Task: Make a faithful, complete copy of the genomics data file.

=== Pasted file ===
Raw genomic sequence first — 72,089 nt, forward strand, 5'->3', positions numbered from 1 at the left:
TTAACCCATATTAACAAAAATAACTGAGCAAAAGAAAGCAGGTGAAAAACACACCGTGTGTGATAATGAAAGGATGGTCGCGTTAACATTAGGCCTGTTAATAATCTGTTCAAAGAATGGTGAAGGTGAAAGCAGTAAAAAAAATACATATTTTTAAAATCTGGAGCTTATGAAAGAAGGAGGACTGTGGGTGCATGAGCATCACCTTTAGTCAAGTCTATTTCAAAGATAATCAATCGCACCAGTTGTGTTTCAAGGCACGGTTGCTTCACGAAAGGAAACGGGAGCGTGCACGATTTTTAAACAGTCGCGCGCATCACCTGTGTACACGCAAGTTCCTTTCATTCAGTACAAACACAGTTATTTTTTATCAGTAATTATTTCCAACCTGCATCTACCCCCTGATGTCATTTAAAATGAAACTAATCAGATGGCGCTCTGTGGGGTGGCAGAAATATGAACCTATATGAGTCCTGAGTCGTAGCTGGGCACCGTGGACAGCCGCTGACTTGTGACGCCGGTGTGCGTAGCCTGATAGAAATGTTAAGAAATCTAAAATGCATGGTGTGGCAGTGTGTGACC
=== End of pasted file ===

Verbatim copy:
Raw genomic sequence first — 72,089 nt, forward strand, 5'->3', positions numbered from 1 at the left:
TTAACCCATATTAACAAAAATAACTGAGCAAAAGAAAGCAGGTGAAAAACACACCGTGTGTGATAATGAAAGGATGGTCGCGTTAACATTAGGCCTGTTAATAATCTGTTCAAAGAATGGTGAAGGTGAAAGCAGTAAAAAAAATACATATTTTTAAAATCTGGAGCTTATGAAAGAAGGAGGACTGTGGGTGCATGAGCATCACCTTTAGTCAAGTCTATTTCAAAGATAATCAATCGCACCAGTTGTGTTTCAAGGCACGGTTGCTTCACGAAAGGAAACGGGAGCGTGCACGATTTTTAAACAGTCGCGCGCATCACCTGTGTACACGCAAGTTCCTTTCATTCAGTACAAACACAGTTATTTTTTATCAGTAATTATTTCCAACCTGCATCTACCCCCTGATGTCATTTAAAATGAAACTAATCAGATGGCGCTCTGTGGGGTGGCAGAAATATGAACCTATATGAGTCCTGAGTCGTAGCTGGGCACCGTGGACAGCCGCTGACTTGTGACGCCGGTGTGCGTAGCCTGATAGAAATGTTAAGAAATCTAAAATGCATGGTGTGGCAGTGTGTGACC